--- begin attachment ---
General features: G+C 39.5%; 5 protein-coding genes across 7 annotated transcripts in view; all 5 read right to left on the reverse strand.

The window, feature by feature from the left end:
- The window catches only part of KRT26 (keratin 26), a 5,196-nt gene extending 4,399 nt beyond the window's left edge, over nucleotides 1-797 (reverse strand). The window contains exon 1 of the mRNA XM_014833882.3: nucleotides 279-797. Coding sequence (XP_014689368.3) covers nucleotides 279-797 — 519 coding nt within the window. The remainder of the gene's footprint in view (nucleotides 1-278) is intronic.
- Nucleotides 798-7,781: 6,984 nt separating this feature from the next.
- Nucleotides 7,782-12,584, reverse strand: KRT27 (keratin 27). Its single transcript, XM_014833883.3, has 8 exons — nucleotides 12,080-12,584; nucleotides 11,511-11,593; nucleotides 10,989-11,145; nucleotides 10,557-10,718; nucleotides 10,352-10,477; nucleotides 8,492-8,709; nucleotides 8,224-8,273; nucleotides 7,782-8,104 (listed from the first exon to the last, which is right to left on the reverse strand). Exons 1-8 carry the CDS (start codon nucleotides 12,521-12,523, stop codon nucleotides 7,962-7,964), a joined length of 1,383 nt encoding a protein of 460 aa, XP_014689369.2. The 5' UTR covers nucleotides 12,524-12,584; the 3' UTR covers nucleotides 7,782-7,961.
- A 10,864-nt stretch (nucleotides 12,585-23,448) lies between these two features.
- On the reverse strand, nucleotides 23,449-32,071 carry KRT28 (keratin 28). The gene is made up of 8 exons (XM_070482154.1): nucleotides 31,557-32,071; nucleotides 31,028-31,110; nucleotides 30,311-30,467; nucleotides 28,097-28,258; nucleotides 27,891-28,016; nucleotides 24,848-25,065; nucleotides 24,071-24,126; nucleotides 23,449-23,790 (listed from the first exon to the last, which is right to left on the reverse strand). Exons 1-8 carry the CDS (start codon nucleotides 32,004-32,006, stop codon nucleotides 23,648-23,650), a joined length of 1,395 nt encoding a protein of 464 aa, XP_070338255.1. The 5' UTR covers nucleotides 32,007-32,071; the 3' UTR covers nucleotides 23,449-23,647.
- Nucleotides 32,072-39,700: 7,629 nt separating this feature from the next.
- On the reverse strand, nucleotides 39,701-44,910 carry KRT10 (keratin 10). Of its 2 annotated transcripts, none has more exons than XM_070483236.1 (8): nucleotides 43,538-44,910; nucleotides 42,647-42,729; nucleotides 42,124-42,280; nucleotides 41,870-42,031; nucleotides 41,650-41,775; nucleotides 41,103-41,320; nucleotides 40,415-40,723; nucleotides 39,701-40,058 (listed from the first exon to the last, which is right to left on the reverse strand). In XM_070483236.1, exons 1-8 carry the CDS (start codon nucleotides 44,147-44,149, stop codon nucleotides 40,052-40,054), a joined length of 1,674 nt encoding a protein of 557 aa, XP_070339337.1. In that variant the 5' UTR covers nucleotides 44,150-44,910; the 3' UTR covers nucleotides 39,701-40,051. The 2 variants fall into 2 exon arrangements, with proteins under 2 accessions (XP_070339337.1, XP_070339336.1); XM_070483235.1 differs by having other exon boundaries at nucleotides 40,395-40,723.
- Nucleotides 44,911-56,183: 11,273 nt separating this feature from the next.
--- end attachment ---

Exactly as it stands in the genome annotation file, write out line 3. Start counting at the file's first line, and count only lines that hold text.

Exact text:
- The window catches only part of KRT26 (keratin 26), a 5,196-nt gene extending 4,399 nt beyond the window's left edge, over nucleotides 1-797 (reverse strand). The window contains exon 1 of the mRNA XM_014833882.3: nucleotides 279-797. Coding sequence (XP_014689368.3) covers nucleotides 279-797 — 519 coding nt within the window. The remainder of the gene's footprint in view (nucleotides 1-278) is intronic.